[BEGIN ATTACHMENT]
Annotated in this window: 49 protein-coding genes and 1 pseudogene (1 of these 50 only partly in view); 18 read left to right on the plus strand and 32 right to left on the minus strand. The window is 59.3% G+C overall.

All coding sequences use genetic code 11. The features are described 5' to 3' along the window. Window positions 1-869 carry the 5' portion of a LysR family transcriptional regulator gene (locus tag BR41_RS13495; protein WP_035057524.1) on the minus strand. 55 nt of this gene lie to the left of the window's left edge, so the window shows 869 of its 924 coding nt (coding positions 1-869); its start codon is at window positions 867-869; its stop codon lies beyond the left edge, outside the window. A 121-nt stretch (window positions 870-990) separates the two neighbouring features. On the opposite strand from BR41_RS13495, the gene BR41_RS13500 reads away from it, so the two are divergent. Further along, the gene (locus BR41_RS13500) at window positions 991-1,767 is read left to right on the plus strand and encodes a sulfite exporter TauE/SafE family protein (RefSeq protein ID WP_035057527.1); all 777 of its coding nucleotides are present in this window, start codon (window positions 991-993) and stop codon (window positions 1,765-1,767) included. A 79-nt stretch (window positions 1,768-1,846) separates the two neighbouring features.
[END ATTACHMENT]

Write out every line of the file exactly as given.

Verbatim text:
Annotated in this window: 49 protein-coding genes and 1 pseudogene (1 of these 50 only partly in view); 18 read left to right on the plus strand and 32 right to left on the minus strand. The window is 59.3% G+C overall.

All coding sequences use genetic code 11. The features are described 5' to 3' along the window. Window positions 1-869 carry the 5' portion of a LysR family transcriptional regulator gene (locus tag BR41_RS13495; protein WP_035057524.1) on the minus strand. 55 nt of this gene lie to the left of the window's left edge, so the window shows 869 of its 924 coding nt (coding positions 1-869); its start codon is at window positions 867-869; its stop codon lies beyond the left edge, outside the window. A 121-nt stretch (window positions 870-990) separates the two neighbouring features. On the opposite strand from BR41_RS13495, the gene BR41_RS13500 reads away from it, so the two are divergent. Further along, the gene (locus BR41_RS13500) at window positions 991-1,767 is read left to right on the plus strand and encodes a sulfite exporter TauE/SafE family protein (RefSeq protein ID WP_035057527.1); all 777 of its coding nucleotides are present in this window, start codon (window positions 991-993) and stop codon (window positions 1,765-1,767) included. A 79-nt stretch (window positions 1,768-1,846) separates the two neighbouring features.